I have always been fascinated by the untold narrative behind the precise dryness of scientific papers. So much is unsaid: the surges of triumph, the stupid mistakes, the bitter failures that litter the road to any accepted manuscript. Chronology is often tweaked, too: one of the few falsehoods formally permitted in scientific papers is the “Next, we decided to…” transition conceit that often describes as sequential those activities that were anything but, in real life.
So I was very excited when I became involved in ‘Strange Encounters’, a series of essays to be aired on BBC Radio 3 which ask scientists to describe a famous eureka moment in their field as if they were actually in the room. The producer was looking for a dramatic, novelistic style, and he was keen to avoid all the usual clichés – Watson and Crick’s helix, say, or Fleming’s Petri plate.
After some discussion, I was given the green light to imagine a critical day in the life of Peyton Rous. Working in the Rockefeller, Rous reported the first example of an RNA tumor virus in 1911 and inadvertently ushered in the era of modern cancer genetics. There wasn’t a lot on the web aside from his Nobel Prize biography, so I realized I was going to have to try to imagine his big moment through the distorted, minimalist lens of his seminal papers. And my deadline – 2000 words for a 15-minute broadcast – was in four days!
Kudos to J Ex Med for having digitized all of their back content; the two key papers, A transmissible avian neoplasm and A sarcoma of the fowl transmissible by an agent separable from the tumor cells, were available in pdf. I wasn’t, to be honest, expecting to learn very much about what had really happened from these, though. From most papers, you can’t even tell what year a discovery was actually made, let alone what time of year, or day. Would it be snowing outside of Peyton’s lab window, or a blazing summer day?
But fortunately, I discovered that they just don’t write ‘em like they used to. For good old Peyton had lavished a world of attention into the minute details of his discovery, which is visually arresting and reads at times like a diary:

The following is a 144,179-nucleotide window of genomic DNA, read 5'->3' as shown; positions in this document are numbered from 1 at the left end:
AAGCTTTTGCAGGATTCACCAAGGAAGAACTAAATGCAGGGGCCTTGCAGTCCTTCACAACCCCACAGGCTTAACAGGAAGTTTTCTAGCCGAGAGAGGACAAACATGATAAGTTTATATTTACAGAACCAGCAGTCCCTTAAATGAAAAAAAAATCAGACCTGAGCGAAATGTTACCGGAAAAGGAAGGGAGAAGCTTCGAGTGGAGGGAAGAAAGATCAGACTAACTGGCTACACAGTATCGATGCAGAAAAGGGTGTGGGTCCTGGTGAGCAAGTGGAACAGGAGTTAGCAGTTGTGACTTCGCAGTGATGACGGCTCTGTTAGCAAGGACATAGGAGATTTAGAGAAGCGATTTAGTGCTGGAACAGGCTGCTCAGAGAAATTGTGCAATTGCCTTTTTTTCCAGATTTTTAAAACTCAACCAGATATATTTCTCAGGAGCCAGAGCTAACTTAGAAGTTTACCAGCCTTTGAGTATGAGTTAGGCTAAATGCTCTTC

OCT. 1, 1909. The fowl bearing the growth is a strong, young hen. The mass is situated on the right breast…It is irregularly spherical in shape, firm, smooth, well-defined, and projects sharply from the breast contour.
He didn’t attempt to gloss over the less admirable moments:
DEC. 12. 1909. Following operation on the nodule it grew rapidly and to-day measured 5.3 by 4 by 3.5 centimeters, when it was again cut into…Hemorrhage was so profuse…that the fowl was killed.
And the paper, unlike today’s, is jam-packed with negative results:
JAN. 27, 1910. The chickens were reinoculated, this time into the left breast, with material from second generation B.
MAY, 1910. All are still without signs of tumor.
And plenty of poetic drama, too:
Soon the whole of the inoculated breast is occupied by a bulging, rounded, firm growth (figure 5); and the host rapidly emaciates, becomes cold, somnolent, and dies.
Although Rous’s penchant for applying caveats sounds thoroughly modern:
The first tendency will be to regard the self-perpetuating agent active in this sarcoma of the fowl as a minute parasitic organism. Analogy with several infectious diseases of man…gives support to this view of the findings, and at present work is being directed to its experimental verification. But an agency of another sort is not out of the question. … For the moment we have not adopted either hypothesis.
And sometimes, the old-fashioned language made me laugh. To my delight, I discovered that scientists in Rous’s day did not ‘centrifuge’ samples, but rather ‘centrifugalized’ them – which sounds rather like something George W. Bush might have said.
I didn’t even have to imagine how his hens looked, because he’d supplied a large photograph of his barred Plymouth Rock subjects (though I did consult Henry about the general behavior of chickens). But of course, I did have to invent nearly everything else. For the purposes of drama, I made him a closer friend to his bacteriologist colleague Oswald Avery than he may actually have been in real life. The crucial moment I wanted to describe was not diarized in the second paper, so I guessed that it might have been May, the year before publication. I had to flesh out his personality, his dreams, his ambitions and his actions from my own mind, and I know the result cannot be even close to accurate. I also experienced a revelation that left a tinge of melancholy, still remaining: it is remarkable how thoroughly even important details are lost once someone dies. For example, I wanted him to think about his girlfriend at one point, but though I knew the name of his eventual wife, history remains silent on when they met – and even when they married. And this is a person who won the Nobel – what hope for the rest of us to leave behind many traces?
You can hear me tell the whole story of Peyton Rous’s big moment with destiny as he encounters Rous Sarcoma Virus – it’s this coming Wednesday, 24 June on BBC Radio 3 at 23:00. (And tune in every night this week, same time and channel, for four other tales across a spectrum of scientific discoveries.)